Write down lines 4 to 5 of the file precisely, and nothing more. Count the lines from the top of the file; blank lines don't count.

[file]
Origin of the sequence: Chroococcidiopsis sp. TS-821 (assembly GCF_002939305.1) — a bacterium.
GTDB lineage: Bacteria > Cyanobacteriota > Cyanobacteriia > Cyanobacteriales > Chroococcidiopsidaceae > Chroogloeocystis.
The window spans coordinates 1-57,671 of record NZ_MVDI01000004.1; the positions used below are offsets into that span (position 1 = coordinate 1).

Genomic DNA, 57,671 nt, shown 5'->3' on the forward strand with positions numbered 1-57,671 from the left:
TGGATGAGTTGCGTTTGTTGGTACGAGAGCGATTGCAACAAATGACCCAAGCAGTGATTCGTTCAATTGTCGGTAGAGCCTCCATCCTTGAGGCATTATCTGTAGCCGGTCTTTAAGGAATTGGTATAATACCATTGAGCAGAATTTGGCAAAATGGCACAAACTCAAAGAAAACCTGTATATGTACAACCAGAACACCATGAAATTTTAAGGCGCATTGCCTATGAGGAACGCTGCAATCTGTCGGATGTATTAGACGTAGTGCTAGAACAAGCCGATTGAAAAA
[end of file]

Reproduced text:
Genomic DNA, 57,671 nt, shown 5'->3' on the forward strand with positions numbered 1-57,671 from the left:
TGGATGAGTTGCGTTTGTTGGTACGAGAGCGATTGCAACAAATGACCCAAGCAGTGATTCGTTCAATTGTCGGTAGAGCCTCCATCCTTGAGGCATTATCTGTAGCCGGTCTTTAAGGAATTGGTATAATACCATTGAGCAGAATTTGGCAAAATGGCACAAACTCAAAGAAAACCTGTATATGTACAACCAGAACACCATGAAATTTTAAGGCGCATTGCCTATGAGGAACGCTGCAATCTGTCGGATGTATTAGACGTAGTGCTAGAACAAGCCGATTGAAAAA